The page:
Interesting concept of self-congestion. While we waited for our sliders, people who were customers seemed to squeeze in, Mainstay customers coming out to use a cell or smoke a cigarette moved our way instead of the other direction.

Randy Simes said...

The self congestion theory is quite interesting. Whyte discusses it in his more comprehensive book entitled City: Rediscovering the Center where he meticulously studied patterns of behavior in NYC's public spaces.

One of these observations was of people on Lexington Avenue who were gathered out on the sidewalk chatting, and instead of going to a location out of the way of those walking past, they actually congregated naturally near the main flow of traffic. The explanations could vary based on each circumstance, but the behavioral patterns were pretty consistent nonetheless.

Quimbob said...

It's kinda funny, but prostitutes & drug sellers are essentially street vendors. That they resort to violence to protect "their corners" indicates a degree of profitability. But then they don't have to deal with city licensing.
I looked into setting up a food booth at a festival in a public park once. The costs just to the city were pretty daggone high. Add in the other costs for equipment & such & the start up of just a booth or cart is pricey.

jean-françois said...

Ok ok got it!!! I will build a waffle cart soon!! ;)

more seriously I think food carts are great. I remember when I lived in Philly they were all over the place. By Penn campus at lunch time you could find Mexican, Vietnamese, Thai, gyros, crêpes and of course hoagies and Philly cheesesteaks. Not sure why Cincinnati only has hot dogs .. And now Nada. That's a cool move from Nada. Food truck has been a trend in Nyc for a while.

There is some investment but in comparison to brick and mortar establishment it's negligeable. And the cost for the mobile license from the health department is under $200.


Allister Sears said...

I saw an interesting take on a hot dog vendor up by UC last friday. One was set up in front of the law school, and in addition to the food they had an acoustic guitar duo performing.

John Bronson said...

"Let the street vendors grow organically, where they want, when they want, and how they want."

Bingo. While I think there needs to be set standards on the carts, I believe that allowing them to locate anywhere in the downtown -- as long as there is space to set up, is a net benefit to downtown. For that reason, I am against planned marketplaces or planned cart corrals -- e.g. Court Street's Marketplace, because they have a tendency to either fail due to location and forced attempt, or fail due to too much regulation.

If we had the concept of pads around downtown, where one or two vendors could set up in a high traffic area, it would be a more successful venture. This would deconcentrate vendors from say, Court Street.

Jenny K said...

you can check out Serious Eats, a blog that regularly runs articles about various street food vendors across the nation:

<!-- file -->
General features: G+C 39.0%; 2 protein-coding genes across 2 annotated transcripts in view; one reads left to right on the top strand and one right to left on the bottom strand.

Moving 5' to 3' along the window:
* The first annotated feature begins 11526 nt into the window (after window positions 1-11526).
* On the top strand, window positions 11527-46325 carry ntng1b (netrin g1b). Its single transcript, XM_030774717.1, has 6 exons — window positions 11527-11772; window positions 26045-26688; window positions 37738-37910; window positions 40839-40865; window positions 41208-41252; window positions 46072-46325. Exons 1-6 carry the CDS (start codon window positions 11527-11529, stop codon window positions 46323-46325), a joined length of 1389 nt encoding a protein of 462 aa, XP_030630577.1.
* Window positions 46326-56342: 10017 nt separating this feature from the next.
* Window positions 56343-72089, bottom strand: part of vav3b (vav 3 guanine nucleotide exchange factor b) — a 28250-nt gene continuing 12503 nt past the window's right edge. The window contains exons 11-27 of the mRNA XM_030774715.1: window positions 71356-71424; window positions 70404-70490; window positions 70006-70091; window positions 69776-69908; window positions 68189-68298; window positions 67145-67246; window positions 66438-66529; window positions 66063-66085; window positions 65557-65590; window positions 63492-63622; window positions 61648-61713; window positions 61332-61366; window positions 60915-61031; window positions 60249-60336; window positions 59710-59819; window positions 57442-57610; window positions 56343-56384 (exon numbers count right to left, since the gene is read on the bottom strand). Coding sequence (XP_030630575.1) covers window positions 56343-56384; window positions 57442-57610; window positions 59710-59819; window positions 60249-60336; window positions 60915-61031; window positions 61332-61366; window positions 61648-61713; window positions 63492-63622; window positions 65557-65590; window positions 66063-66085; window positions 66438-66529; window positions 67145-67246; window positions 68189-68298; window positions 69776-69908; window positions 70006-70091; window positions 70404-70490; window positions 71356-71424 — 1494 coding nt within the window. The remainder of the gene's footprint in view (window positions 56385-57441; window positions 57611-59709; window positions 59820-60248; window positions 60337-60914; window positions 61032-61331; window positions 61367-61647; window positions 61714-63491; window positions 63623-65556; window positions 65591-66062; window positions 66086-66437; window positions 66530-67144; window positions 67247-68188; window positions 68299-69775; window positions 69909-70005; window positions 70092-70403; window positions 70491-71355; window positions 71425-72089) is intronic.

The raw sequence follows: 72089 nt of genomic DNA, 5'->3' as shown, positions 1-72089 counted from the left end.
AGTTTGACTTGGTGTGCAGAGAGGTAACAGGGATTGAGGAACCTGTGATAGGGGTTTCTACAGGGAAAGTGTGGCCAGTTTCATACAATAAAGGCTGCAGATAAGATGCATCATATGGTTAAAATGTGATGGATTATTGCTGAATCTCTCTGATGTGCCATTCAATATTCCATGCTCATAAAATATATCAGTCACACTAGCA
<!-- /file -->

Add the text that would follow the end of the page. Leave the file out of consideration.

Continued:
I'd love to see more than hotdogs and Skyline tents around the center city. Maybe someone should tell Jean-Ro to get on it...

Sean F. said...

Seriously Jean-Francois, if a Taste of Belgium food cart hits downtown, I'm going to be broke, fat, and happy.

Nate said...

Flower/fruit stands were a huge street business when I lived in London- I could see floral stands in Clifton, Northside, Mt. Adams, Price Hill... opportunity?

Chris S said...

One thing that will need to be addressed to allow this are the city rules around where carts can operate. The way things are setup now, there are few locations where carts can be due to rules about proximity to building entrances. I looked into this a while back, but I have lost the cite to the portions of the code that set out the rules.

I would love to see more food carts, and also more sidewalk cafe's (and I know using public space for sidewalk cafe's is controversial, but bring people outside certainly does make an area seem more vibrant, IMO)

Dave Rolfes said...

Really interesting dialogue here, and I love the idea. Carts of any sort would add to the fabric of the community and bring a unique way of dining and shopping to the city.

I've always wondered why someone didn't open one up and put it around GABP during baseball season. You are allowed to take food into the ballpark and without question it would seem that having a cart (taco, sandwich, or otherwise) availabe would be a great alternative for those that don't want a hotdog.

Quimbob said...

per Chris S comment. yeah, the city hates stuff on the sidewalk. That's one of the reasons you don't see street musicians much in Cincinnati.

Leiflet said...

I would cut off my neighbor's left arm to get a decent Taco Truck in town. Oh man. I would personally drive people in from Fairfield if they would set up a Taco Truck, or enchilada stand. Street food is seriously, seriously lacking in this town.

Fuzzy Izmit said...

How do you find out what the regulations are?